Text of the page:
I will agree that a high degree of critical thought should always be directed at internet research, but to condemn it outright with no real justification beyond, "It's got to be a text book, or no dice," is a bit harsh.

As to StefDa's OP, do you have access to databases like Lexis-Nexis? That's a good place for locating a great deal of information. I've used it for research on indie music alongside research for progressive/sustainable HVAC systems in architecture. You'll probably have a good chance of finding something there...

salty
19-12-2007, 15:26
Just for anyone who actually gives a damn, here is the Module Guide for Western Imperialism and the Non-Western World. If you scroll down to where it says IMPORTANT NOTES in large, bold black letters, and read the paragraph beneath, it explicitly states that any published material, including from websites, has to be references properly in your work.

There is also, generally, a list of Key Websites for each lecture/seminar summary, along with a list of Key Texts.

Salty :)

EDIT:

@Weagmacht: Studying history means not explicitly discrediting anyone. History is all about, by its very nature, interpretation. However, for the purposes of a University project, there are usually guidelines on what can and cannot be included. For instance, we were told that any websites given in the module guide or by lecturers could be guaranteed (just about) to be impartial and academic, and thereby reputable as references. As a rule of thumb, we were also told that anything written by a Professor at a University that was posted on the internet was also acceptable. Wikipedia alone, as was previously stated, is not reputable, as anybody can go on and change, for instance, the facts of the Spanish-American War to say that Spain was the aggressor against the USA, or that it was a Spanish frogman that sank the USS Maine (when in fact, in this case, the USA was the aggressor and an accident on-board caused the sinking of the USS Maine). Both of these change the context of the war substantially and would be detrimental to an essay. The links I posted before however, come from accepted sites and were, to my knowledge, written by academics.

TheBigBadWolf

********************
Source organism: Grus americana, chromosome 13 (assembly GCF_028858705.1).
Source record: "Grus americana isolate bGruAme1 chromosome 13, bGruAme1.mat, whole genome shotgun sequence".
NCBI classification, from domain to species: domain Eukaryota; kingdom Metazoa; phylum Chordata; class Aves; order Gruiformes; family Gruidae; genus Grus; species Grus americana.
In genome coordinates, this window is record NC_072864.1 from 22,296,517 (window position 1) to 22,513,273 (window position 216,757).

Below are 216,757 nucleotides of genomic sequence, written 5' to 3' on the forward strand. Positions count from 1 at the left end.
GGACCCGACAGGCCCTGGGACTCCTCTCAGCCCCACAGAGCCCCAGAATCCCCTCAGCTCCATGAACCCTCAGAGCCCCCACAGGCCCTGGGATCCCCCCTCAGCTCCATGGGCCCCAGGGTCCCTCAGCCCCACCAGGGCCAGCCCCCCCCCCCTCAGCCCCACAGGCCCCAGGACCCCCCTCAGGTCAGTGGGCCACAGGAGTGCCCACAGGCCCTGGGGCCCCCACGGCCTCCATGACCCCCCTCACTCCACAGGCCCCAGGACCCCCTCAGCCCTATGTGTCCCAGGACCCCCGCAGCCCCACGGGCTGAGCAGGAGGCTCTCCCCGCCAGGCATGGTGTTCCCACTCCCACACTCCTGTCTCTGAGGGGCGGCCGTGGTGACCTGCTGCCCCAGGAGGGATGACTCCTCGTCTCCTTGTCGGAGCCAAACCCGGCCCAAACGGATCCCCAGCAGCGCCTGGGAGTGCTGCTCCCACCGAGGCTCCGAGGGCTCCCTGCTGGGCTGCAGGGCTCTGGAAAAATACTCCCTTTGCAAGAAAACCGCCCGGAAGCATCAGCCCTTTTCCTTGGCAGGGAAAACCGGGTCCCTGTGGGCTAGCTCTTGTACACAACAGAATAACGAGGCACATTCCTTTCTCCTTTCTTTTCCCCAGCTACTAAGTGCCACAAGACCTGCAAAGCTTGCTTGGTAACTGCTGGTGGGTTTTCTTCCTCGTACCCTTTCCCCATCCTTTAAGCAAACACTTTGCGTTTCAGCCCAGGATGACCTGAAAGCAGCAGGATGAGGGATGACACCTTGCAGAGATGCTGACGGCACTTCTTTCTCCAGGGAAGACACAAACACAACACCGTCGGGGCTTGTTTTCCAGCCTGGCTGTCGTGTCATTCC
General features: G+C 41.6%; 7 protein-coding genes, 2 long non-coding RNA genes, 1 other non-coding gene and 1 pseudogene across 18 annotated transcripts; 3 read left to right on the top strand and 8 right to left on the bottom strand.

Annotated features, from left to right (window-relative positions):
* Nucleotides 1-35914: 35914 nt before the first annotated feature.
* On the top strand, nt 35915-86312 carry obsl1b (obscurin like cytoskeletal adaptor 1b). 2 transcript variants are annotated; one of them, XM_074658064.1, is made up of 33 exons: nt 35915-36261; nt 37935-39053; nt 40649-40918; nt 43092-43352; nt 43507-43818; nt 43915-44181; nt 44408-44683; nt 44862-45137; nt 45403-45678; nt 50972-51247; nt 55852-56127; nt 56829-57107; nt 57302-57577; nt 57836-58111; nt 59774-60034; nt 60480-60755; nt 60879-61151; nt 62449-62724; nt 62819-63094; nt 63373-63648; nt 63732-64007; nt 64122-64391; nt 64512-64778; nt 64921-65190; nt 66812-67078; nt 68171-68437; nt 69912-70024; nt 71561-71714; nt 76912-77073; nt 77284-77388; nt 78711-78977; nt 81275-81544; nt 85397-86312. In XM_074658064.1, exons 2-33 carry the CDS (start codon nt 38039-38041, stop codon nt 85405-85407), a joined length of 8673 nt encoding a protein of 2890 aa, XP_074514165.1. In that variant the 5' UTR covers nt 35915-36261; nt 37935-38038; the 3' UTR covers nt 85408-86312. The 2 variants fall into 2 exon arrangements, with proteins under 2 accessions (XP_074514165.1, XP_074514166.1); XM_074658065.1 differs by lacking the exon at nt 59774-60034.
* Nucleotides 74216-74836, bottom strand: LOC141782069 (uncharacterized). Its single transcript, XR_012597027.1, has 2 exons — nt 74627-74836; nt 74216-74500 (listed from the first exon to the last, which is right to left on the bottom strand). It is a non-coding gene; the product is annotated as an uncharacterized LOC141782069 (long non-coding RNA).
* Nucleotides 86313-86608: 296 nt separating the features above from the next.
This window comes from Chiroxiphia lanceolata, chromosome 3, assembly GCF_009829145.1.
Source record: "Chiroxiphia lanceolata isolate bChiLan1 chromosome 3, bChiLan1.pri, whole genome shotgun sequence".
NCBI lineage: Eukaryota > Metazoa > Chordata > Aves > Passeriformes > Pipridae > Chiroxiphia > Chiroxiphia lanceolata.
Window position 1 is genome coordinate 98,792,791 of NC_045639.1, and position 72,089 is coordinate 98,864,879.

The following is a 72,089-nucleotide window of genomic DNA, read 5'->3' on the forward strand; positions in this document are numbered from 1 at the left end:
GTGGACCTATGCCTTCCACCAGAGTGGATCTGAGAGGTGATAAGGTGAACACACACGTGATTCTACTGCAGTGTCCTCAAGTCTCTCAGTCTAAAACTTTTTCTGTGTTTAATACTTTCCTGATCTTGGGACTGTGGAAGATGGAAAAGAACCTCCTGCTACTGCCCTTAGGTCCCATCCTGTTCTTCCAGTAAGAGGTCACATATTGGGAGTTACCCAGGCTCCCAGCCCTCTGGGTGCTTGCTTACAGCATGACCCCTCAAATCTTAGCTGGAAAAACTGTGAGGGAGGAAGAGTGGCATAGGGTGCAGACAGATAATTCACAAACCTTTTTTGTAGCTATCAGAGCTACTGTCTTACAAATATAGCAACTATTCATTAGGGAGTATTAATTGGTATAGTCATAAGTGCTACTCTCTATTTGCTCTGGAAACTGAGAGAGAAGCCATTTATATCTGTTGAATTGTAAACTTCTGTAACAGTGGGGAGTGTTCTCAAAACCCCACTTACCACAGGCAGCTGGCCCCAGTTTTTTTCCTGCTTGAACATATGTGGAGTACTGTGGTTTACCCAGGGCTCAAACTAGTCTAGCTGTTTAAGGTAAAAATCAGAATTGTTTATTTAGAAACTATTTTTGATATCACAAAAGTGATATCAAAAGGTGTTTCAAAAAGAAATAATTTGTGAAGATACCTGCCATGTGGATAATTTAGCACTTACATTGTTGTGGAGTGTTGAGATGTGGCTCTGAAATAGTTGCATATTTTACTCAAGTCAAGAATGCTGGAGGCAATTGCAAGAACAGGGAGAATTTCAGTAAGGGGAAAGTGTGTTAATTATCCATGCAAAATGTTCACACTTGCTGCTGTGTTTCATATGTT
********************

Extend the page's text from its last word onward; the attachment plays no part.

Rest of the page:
19-12-2007, 17:53
TheBigBadWolf, that's a preposterous stance to take, especially in this case, where salty has pointed out that the internet sources that were used have been listed as acceptable for research purposes.

Textbooks have typographical errors and occasional misinformation as well, but they are generally acceptable for use in research.

This is all failing to take into account that in many arenas of research and information-gathering, certain individuals may arrive at different conclusions based on the same information - what then is the proper method of determining credibility? What if, during the course of a research project, you come across two historical analyses, each based on first-hand examinations of documents, interviews, etc., and each reporting different overall impressions? Which is discredited? How do you tell?

Saying that a source is valid only if it can be considered "credible" is a difficult argument to back up. Many christians believe the bible to be a credible source; many wiccans probably do not. Who's right? Once upon a time, credible information said that the world was flat, the earth was the center of the universe, kings were descended from god, man could not fly, space flight was impossible. In each case, things can clearly be proven otherwise, and so the definition of "credible" has changed, as have the methods for determining credibility.

I will agree that a high degree of critical thought should always be directed at internet research, but to condemn it outright with no real justification beyond, "It's got to be a text book, or no dice," is a bit harsh.

As to StefDa's OP, do you have access to databases like Lexis-Nexis? That's a good place for locating a great deal of information. I've used it for research on indie music alongside research for progressive/sustainable HVAC systems in architecture. You'll probably have a good chance of finding something there...

Hey i dont make the rules thats just my universities stance on web references, they should only be used as a last resort, and if they find out when marking your report that the info could have been got out of a book or a journal you will be marked down for not having adequate references, by the way salty you put your references in a references section, you bibliography is for texts you have read for background information but not used in you text.

der_lex
19-12-2007, 18:05
Your university has a rather old-fashioned stance on things. Although you have to be very careful (as with any source) about the credibility of your web sources, they can be just as valid as textbooks and/or journals, with the added bonus of usually being more readily available...I don't think there's any (ex-) student out there that doesn't know the annoyance of needing one particular book, only to discover that someone already took it out of the library before you got there.